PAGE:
FT's Lex on gold and the BIS: Nothing to see here
1:32a ET Sunday, July 11, 2010
Dear Friend of GATA and Gold:
Last week's pseudonymous "Lex" column in the Financial Times about the recent strange and hidden gold swaps undertaken by the Bank for International Settlements was typical FT -- high-falutin' dismissiveness about gold that avoided any original research, avoided even seeking on-the-record comment from the source, the BIS itself.
How does the BIS explain the transaction? Why was it hidden in a footnote in the bank's annual report rather than announced generally? Since commercial banks are not known for maintaining large gold reserves such as those in these swaps, where and how did the commercial banks get the gold? Were the commercial banks fronting somehow for central banks? What's really going on here?
Though the failure of the BIS to announce the transaction demonstrated an intent to hide it, Lex and the FT won't ask about it. Rather than investigate, Lex and the FT have lined up in front of the story to shoo curious onlookers away, much like the bumbling detective played by Leslie Nielsen in the fireworks factory scene in the movie "The Naked Gun":
When it comes to gold and central banking, the FT seems to see its job as being not so much to report the news as to suppress it.
The "Lex" column, headlined "The Gold and the BIS," is appended. Now move along. Nothing to see here.
CHRIS POWELL, Secretary/Treasurer
Gold Anti-Trust Action Committee Inc.
* * *
Gold and the BIS
Financial Times, London
Wednesday, July 7, 2010
What to make of the news that the central banks' central bank is sitting on 346 tonnes of gold?
It is held via gold swaps between the Bank for International Settlements and European commercial banks that have collateralised loans with ingots. Such operations had been rare in recent years but took off in earnest just as the Greek sovereign debt crisis erupted -- so the news, contained in a note to the BIS' annual report, unleashed numerous conspiracy theories.
Traders theorised that one or more of the bloc's central banks pawned gold to prop up their groaning banking systems. Spain's regional savings banks, or cajas, and Greek lenders, for example, have sucked in copious liquidity in recent months and are likely to need more.
These transactions bore all the hallmarks of a furtive operation to assist a peripheral eurozone central bank unwilling to be seen pawning its reserves. But the swaps raised only $14 billion -- surely not enough for any such sweeping operations.
Another tale was that the central banks used swaps for bridging finance pending drawdown of the eurozone rescue package; but again, the numbers fail to stack up.
An even more far-fetched explanation has the International Monetary Fund selling reserves to boost its own finances ahead of a bailout.
The reality is almost certainly more prosaic, having more to do with the technicalities of the collateralised lending market than with the entry of a big new player. But the far-fetched theories still had a real-world consequence and put the skids under gold: prices slid back to late-May levels on the news.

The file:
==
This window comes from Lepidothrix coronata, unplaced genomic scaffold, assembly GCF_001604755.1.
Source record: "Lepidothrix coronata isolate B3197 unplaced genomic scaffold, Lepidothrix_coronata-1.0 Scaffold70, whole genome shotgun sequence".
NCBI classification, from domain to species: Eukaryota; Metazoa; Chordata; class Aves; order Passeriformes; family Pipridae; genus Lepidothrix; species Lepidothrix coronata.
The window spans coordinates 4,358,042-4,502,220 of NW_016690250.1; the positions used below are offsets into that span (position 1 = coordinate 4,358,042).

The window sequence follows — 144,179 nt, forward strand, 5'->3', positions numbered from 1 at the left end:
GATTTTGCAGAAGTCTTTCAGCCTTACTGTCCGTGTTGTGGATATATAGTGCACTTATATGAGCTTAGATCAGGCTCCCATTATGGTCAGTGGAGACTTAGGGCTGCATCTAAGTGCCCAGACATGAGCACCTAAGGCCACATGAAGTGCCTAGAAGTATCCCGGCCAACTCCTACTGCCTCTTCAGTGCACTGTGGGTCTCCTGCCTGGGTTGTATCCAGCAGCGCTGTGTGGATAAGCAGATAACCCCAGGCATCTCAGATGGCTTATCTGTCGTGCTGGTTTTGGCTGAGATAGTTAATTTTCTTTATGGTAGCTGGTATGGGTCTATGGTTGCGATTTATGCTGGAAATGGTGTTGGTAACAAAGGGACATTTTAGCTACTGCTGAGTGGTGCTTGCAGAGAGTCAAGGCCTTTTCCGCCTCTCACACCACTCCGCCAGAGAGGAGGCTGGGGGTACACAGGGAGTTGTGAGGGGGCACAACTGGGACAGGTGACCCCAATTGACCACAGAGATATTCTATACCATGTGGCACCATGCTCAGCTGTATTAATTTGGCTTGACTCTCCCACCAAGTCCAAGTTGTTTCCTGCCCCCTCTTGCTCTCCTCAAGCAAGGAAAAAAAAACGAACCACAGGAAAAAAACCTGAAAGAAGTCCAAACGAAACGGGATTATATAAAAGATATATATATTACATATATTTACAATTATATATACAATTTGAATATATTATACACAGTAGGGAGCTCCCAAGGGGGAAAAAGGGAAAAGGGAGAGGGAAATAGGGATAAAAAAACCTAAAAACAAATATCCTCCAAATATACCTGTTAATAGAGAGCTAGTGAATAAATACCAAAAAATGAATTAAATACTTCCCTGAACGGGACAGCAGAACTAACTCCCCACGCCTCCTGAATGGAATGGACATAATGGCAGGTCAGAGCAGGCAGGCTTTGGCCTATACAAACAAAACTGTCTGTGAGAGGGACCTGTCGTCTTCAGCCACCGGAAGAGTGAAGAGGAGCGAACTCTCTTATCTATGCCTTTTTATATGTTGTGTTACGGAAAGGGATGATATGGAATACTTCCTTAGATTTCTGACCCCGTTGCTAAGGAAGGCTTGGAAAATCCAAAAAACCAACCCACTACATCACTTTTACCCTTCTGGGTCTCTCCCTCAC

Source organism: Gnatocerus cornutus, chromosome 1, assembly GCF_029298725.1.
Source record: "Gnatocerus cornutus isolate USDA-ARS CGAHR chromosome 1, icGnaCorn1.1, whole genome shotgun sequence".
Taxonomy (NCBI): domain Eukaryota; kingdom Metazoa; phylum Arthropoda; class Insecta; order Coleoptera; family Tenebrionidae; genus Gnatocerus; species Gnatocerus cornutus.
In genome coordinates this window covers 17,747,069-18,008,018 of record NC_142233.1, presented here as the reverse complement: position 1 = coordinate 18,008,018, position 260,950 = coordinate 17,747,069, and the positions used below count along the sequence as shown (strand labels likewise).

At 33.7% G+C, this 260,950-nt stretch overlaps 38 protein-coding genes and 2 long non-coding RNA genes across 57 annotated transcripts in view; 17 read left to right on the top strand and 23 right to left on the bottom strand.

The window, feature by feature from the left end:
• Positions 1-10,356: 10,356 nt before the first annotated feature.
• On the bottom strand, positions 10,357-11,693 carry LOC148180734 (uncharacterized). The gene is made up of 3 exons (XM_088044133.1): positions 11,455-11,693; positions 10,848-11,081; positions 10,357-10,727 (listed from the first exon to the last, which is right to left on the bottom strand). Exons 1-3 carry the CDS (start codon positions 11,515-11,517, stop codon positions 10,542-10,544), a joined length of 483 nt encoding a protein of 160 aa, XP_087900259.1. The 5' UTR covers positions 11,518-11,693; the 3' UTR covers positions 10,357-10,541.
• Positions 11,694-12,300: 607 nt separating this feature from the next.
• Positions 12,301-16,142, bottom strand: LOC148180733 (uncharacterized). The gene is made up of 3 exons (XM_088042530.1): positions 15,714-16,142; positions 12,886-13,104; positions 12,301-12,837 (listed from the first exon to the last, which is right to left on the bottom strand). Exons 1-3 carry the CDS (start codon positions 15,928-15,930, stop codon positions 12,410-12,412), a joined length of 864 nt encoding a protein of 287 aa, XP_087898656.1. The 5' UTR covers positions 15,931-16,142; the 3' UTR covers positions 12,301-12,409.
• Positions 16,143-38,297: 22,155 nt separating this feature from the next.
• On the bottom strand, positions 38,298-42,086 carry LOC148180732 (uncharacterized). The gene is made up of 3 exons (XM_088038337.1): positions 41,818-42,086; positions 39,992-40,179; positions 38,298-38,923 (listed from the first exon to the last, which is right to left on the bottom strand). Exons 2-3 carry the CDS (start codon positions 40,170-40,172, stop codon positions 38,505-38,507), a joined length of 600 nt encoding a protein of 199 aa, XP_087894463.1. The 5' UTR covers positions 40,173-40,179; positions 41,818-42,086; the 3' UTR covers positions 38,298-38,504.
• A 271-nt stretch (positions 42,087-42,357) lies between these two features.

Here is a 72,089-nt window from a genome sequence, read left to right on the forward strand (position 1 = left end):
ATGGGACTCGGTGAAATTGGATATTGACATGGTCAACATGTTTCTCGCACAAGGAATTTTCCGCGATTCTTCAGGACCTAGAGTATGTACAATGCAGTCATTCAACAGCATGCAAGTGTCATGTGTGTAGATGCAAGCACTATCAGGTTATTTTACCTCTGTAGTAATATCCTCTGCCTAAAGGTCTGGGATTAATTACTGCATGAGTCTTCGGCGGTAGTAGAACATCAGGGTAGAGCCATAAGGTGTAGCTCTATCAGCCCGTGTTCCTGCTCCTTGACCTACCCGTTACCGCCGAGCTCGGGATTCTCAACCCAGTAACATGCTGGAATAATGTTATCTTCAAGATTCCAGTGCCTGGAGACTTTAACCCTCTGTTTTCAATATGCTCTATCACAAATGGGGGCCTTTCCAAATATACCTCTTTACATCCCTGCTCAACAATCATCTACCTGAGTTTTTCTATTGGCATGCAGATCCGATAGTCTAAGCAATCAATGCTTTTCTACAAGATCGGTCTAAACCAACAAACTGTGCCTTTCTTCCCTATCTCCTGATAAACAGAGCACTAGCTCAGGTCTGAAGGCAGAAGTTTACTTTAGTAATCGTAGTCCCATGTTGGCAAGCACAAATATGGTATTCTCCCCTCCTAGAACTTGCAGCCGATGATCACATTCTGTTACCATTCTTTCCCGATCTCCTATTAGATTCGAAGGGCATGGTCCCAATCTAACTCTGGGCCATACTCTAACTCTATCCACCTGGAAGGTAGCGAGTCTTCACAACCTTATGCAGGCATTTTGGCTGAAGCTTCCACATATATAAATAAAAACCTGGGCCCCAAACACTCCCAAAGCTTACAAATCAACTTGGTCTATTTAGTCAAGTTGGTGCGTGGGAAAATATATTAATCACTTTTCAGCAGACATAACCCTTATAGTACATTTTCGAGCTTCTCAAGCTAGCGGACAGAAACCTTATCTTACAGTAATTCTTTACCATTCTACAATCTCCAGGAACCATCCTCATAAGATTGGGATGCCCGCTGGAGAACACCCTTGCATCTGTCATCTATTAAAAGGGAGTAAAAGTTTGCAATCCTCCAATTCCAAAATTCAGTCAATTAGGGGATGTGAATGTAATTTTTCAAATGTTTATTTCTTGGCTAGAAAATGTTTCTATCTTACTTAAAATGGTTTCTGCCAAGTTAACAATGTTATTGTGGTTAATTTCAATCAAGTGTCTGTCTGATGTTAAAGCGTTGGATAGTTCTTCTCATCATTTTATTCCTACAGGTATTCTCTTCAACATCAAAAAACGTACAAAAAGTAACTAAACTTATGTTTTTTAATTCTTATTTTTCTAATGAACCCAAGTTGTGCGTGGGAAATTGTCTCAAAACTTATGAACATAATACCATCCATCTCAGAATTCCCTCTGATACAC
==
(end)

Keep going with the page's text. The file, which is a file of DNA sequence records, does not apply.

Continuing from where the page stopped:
Ironic, really, since it is jitters about the eurozone debt crisis that had fuelled the precious metal's fabulous rise -- up 15 per cent from the start of the year to a nominal high of about $1,265 a troy ounce two weeks ago.
Prophecy to Become Coal Producer This Year
with 1.5 Billion Tonnes of Resource
Prophecy Resource Corp. (TSX.V: PCY) announced on May 11 that it has entered into a mine services agreement with Leighton Asia Ltd. to begin coal production this year. Production will begin with a 250,000-tonne starter pit as planned in August, with production advancing to 2 million tonnes per year in 2011. Prophecy is fully funded to production and its management team includes John Morganti, Arnold Armstrong, and Rob McEwen.
For Prophecy's complete press release about its production plans, please visit:
Join GATA here:
New Orleans Investment Conference
Wednesday-Saturday, October 27-30, 2010
Hilton New Orleans Riverside Hotel
* * *
Support GATA by purchasing a colorful GATA T-shirt:
Or a colorful poster of GATA's full-page ad in The Wall Street Journal on January 31, 2009:
Or a video disc of GATA's 2005 Gold Rush 21 conference in the Yukon:
* * *
Help keep GATA going
GATA is a civil rights and educational organization based in the United States and tax-exempt under the U.S. Internal Revenue Code. Its e-mail dispatches are free, and you can subscribe at:
To contribute to GATA, please visit:
Sona Resources Expects Positive Cash Flow from Blackdome,
Plans Aggressive Exploration of Elizabeth Gold Property
On May 18, 2010, Sona Resources Corp. (TSXV: SYS, Frankfurt: QS7) announced the release of a preliminary economic assessment for gold production at its flagship Blackdome and Elizabeth properties in British Columbia.
Sona Executive Chairman Nick Ferris says: "We view this as a baseline scenario for gold production. The project is highly sensitive to the price of gold. A conservative valuation of gold at $1,093 per ounce would result in a pre-tax cash flow of $54 million. The assessment indicates that underground mining at the two sites would recover 183,600 ounces of gold and 62,500 ounces of silver. Permitting and infrastructure are already in place for processing ore at the Blackdome mill, with a 200-tonne per day throughput over an eight-year mine life. Our near-term goal is to continue aggressive exploration at Elizabeth and develop a million-plus-ounce gold resource, commencing production in 2013."
For complete information on Sona Resources Corp. please visit: www.SonaResources.com